Debate Briefing on Votes at 16 Private Members Bill

Posted on the 2nd November 2017


  1. The Electoral Reform Society strongly supports enfranchising 16- and 17-year-olds for all elections and referendums. We see lowering the franchise as vital to nurturing more active citizens for the future health of our democracy.
  2. The next generation of voters are the first to have received citizenship education, yet are being denied their full rights as citizens. This is the first generation to have ever needed to study our democracy, our electoral system and the importance of voting. Lowering the voting age to 16 would allow a seamless transition from learning about voting, elections and democracy to putting such knowledge into practice. Research shows that voting habits entrench – those that vote when first able to do so go on to vote regularly, whilst non-voting can also become habitual. If young people are registered early and get into the habit of voting, we will see lasting improvements in turnout.
  3. There is a constitutional precedent for lowering the franchise to 16- and 17-year olds. In June 2015, Holyrood voted unanimously to give 16- and 17-year olds the vote in Scottish Parliamentary and local elections. Similar measures are being considered in Wales.

    Better registration and engagement

  4. Younger citizens (18- to 24-year-olds) are much less likely to be registered than older voters. Owner occupiers are more likely to be registered than renters, and social renters are more likely to be registered than private renters. Young people are more likely than the general population to be resident in either temporary or short-term lets, making up a greater proportion of the private rental market than the general population. Reaching young people when they receive their National Insurance number and whilst they are likely to be still living with their parents could massively improve registration rates for this age group.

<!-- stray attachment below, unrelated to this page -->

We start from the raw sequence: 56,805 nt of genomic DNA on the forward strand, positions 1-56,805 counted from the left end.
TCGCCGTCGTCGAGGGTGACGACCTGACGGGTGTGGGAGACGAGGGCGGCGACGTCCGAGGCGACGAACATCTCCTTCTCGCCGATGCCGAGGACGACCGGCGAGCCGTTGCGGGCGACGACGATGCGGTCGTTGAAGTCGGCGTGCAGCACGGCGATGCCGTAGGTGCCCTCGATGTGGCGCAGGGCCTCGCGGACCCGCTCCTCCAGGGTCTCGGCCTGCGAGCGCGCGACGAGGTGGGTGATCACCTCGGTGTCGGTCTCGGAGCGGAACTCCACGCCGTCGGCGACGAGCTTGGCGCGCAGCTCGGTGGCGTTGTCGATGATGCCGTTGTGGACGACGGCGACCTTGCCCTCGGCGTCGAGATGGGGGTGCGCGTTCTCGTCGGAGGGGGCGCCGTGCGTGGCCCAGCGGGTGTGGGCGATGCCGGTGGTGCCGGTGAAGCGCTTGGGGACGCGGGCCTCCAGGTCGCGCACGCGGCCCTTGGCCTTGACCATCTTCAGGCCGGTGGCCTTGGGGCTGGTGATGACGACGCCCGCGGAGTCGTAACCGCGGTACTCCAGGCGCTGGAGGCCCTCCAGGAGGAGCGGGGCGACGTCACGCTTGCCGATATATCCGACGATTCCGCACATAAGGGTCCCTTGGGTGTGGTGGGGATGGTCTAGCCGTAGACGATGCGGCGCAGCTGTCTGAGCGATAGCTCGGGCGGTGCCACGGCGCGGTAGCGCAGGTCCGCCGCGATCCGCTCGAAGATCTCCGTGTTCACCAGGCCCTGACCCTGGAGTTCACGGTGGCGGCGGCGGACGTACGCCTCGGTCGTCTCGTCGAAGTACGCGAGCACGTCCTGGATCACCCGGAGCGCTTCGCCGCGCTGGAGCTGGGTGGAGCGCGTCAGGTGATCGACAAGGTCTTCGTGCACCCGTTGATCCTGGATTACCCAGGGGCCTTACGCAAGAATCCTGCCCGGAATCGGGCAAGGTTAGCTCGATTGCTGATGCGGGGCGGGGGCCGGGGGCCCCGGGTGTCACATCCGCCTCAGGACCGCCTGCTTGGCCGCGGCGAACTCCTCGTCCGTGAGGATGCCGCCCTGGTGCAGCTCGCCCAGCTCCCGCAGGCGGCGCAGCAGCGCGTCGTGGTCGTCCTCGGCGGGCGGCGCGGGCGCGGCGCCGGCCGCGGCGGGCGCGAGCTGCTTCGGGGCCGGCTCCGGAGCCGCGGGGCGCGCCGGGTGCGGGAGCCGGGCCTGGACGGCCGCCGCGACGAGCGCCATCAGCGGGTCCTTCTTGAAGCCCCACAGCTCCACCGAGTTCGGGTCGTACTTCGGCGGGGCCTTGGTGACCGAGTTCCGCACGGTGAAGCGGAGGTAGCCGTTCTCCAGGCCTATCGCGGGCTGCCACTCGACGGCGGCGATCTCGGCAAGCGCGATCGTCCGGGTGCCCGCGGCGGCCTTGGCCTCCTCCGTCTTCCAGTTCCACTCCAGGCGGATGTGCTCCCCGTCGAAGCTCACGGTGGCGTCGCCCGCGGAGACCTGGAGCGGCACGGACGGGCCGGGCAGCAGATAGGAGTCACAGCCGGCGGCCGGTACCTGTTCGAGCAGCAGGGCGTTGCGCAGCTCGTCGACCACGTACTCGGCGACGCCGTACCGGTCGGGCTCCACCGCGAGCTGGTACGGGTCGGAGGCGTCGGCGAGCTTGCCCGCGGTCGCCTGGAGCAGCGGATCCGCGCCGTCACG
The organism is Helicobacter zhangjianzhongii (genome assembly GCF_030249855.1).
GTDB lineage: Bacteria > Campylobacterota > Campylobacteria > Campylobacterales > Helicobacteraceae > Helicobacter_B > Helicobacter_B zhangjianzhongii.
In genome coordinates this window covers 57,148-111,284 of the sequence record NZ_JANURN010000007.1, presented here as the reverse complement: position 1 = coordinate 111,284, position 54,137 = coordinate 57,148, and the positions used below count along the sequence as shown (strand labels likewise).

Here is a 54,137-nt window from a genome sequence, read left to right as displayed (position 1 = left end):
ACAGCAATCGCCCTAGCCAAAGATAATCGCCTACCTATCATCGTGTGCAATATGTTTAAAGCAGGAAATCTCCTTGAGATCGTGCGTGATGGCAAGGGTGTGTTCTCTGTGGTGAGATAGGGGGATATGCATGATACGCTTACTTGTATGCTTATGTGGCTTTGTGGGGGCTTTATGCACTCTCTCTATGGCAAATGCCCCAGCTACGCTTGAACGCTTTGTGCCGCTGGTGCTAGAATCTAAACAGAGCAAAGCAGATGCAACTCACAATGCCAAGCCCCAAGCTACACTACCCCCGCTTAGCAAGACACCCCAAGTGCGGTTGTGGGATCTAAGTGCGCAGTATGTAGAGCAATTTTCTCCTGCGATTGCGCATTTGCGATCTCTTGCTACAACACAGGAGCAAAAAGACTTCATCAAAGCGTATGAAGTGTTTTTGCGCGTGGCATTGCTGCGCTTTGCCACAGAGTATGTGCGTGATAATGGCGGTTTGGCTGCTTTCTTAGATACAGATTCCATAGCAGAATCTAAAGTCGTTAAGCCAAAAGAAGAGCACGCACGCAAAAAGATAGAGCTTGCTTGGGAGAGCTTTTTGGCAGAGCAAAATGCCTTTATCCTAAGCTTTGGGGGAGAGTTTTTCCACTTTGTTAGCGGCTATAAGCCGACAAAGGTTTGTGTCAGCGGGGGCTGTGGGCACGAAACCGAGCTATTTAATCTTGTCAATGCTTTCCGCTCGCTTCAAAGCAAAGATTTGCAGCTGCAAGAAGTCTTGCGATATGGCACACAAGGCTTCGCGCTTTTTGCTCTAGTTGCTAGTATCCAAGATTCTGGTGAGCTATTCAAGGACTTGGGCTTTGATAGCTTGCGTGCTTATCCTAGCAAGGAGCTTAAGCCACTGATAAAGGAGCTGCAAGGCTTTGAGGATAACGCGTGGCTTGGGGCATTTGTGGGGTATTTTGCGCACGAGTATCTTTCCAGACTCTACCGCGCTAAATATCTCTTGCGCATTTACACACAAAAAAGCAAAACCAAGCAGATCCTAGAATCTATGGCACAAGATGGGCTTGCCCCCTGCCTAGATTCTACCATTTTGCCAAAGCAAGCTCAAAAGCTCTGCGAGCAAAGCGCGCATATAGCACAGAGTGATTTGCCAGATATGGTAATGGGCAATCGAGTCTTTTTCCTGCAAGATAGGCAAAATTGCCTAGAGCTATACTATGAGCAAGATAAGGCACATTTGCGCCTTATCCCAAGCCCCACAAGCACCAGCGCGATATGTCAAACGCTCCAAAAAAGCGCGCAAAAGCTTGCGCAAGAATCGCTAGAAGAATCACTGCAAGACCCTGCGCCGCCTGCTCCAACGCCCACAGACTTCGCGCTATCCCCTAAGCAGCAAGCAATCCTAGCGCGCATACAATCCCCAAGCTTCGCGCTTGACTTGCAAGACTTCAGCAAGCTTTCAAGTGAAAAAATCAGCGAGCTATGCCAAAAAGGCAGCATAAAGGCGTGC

5. Over 89% of 16- and 17-year-olds registered for the Scottish independence referendum. Lowering the voting age to 16 will improve registration rates and engage younger voters, developing better political relationships that will be carried through to later life.

    Turnout and political interest

  6. It is a myth that 16- and 17-year-olds are insufficiently interested in politics to deserve the vote. Evidence from the Scottish independence referendum substantiated by research from Austria and Norway, showed – aided by the encouragement of families and schools – 16- and 17-year-olds have higher rates of turnout than 18- to 34-year-olds.
  7. Research from the Scottish independence referendum shows 16- and 17-year-olds accessed more information from a wider variety of sources than any other age-group during the referendum campaign; discussing political issues in schools greatly increased their confidence in their political understanding and, in addition, far more 16- and 17-year-olds polled after than before the independence referendum campaign felt closer to a political party: these young people are the party activists of the future.
  8. We do not support the notion that improving turnout among young people who already have the vote is a prerequisite for considering votes for 16- and 17-year-olds. Increased turnout in younger age groups in the 2017 general election is a positive development but extending the franchise and improving turnout are goals that should be pursued together.

    A constitutional precedent

  9. The enfranchisement of 16- and 17-year-olds in Scotland was such a success that the Scottish Parliament has introduced Votes at 16 for Scottish Parliament and Scottish local elections. This legislation was supported by many people who had opposed Votes at 16 before the independence referendum, including Leader of the Scottish Conservatives Ruth Davidson.
  10. Now 16- and 17-year-olds in Scotland can vote, it is unacceptable that their peers elsewhere in the United Kingdom cannot. Something as basic as the franchise itself should not be another wedge driven between the nations of the Union.

For more information contact Policy and Public Affairs Officer Charley Jarrett on 020 3714 4074 or

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